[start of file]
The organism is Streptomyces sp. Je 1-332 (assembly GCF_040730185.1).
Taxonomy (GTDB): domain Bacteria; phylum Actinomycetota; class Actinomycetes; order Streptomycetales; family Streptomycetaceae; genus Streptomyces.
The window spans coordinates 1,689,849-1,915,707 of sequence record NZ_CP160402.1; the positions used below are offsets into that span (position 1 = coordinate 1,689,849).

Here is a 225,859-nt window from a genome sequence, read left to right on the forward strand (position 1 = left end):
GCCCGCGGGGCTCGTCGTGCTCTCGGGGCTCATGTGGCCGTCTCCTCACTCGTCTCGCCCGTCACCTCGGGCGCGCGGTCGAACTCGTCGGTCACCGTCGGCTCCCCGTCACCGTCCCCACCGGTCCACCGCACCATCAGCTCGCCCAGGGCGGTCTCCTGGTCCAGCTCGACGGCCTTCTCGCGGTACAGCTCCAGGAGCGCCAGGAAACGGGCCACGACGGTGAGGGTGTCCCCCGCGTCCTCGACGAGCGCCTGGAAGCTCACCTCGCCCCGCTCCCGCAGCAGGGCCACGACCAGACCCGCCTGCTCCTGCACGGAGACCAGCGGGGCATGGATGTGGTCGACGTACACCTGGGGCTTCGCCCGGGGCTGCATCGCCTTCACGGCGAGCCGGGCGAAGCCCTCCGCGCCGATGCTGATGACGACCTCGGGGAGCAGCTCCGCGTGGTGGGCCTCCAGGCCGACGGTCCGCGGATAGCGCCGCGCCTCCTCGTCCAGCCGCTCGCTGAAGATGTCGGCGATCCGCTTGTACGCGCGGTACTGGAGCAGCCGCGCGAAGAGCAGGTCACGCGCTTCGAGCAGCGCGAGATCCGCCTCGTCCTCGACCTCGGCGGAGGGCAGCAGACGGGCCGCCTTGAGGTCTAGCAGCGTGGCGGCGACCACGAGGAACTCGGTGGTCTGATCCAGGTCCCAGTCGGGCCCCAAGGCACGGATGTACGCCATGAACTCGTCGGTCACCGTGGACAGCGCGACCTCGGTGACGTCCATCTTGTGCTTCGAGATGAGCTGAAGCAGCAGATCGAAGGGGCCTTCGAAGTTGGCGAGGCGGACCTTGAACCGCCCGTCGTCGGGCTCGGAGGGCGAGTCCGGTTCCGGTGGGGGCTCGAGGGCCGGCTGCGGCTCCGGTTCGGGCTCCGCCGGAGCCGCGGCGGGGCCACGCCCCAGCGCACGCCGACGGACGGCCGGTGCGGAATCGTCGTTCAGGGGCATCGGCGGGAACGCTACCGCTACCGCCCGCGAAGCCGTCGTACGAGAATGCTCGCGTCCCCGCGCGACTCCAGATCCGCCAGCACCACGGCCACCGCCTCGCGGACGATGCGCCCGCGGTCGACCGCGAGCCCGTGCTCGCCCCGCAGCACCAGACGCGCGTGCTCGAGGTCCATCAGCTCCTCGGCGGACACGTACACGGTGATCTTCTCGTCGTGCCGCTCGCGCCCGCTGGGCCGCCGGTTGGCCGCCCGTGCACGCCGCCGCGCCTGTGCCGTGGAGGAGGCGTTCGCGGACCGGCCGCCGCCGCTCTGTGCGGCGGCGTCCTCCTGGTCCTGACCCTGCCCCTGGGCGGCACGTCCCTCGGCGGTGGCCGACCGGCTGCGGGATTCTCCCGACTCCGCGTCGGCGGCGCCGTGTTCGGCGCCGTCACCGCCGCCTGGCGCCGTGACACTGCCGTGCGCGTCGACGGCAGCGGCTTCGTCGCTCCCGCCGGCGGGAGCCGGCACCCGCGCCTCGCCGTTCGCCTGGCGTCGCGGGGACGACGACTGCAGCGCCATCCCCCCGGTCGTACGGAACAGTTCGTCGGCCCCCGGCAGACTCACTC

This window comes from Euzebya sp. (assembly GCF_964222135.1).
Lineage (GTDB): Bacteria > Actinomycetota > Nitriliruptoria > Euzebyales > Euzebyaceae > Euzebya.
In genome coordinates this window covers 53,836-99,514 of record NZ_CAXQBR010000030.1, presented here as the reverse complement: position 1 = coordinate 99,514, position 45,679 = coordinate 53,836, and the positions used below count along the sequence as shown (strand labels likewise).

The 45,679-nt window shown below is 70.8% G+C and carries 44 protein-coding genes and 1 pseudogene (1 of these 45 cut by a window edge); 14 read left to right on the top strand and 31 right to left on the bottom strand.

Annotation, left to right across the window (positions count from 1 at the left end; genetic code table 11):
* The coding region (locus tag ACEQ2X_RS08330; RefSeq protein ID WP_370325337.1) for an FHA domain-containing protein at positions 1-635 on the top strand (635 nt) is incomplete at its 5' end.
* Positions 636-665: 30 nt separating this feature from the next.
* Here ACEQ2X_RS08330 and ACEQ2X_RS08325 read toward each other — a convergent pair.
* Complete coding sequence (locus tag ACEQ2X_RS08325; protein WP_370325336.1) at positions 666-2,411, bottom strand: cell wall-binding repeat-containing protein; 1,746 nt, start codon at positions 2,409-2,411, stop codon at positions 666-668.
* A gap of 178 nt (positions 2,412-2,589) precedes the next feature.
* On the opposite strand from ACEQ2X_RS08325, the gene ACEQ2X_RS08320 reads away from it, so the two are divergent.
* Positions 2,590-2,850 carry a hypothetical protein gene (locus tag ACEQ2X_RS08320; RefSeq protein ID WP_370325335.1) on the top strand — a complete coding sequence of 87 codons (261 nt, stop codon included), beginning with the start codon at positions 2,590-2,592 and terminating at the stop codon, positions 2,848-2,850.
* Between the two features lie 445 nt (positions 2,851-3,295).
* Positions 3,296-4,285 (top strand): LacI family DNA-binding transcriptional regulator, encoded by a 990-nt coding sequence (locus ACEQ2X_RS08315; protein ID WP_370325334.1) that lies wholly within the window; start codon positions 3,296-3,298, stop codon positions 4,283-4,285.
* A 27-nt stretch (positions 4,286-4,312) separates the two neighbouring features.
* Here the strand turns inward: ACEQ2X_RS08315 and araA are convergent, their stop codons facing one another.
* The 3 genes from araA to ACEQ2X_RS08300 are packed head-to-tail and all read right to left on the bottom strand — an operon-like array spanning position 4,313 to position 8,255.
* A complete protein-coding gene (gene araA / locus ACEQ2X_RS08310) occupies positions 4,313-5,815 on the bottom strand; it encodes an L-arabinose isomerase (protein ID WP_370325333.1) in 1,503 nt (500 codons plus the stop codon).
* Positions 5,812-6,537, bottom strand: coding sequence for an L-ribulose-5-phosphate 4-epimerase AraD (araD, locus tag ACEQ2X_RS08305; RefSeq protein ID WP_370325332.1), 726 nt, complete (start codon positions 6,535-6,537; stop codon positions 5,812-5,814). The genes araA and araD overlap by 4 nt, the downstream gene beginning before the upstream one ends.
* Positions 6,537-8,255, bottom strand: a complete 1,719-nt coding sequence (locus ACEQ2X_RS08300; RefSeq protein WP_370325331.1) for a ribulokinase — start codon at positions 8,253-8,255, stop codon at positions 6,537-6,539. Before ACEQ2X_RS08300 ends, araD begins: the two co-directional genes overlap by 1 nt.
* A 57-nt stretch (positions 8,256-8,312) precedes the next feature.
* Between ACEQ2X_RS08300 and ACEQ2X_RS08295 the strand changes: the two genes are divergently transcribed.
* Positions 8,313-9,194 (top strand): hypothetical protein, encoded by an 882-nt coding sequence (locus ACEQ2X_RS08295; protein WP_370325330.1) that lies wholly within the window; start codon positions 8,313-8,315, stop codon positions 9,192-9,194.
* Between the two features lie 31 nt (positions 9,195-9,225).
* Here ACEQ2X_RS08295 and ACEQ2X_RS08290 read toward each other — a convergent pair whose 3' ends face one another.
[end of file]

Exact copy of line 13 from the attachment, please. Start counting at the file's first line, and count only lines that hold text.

* Here ACEQ2X_RS08330 and ACEQ2X_RS08325 read toward each other — a convergent pair.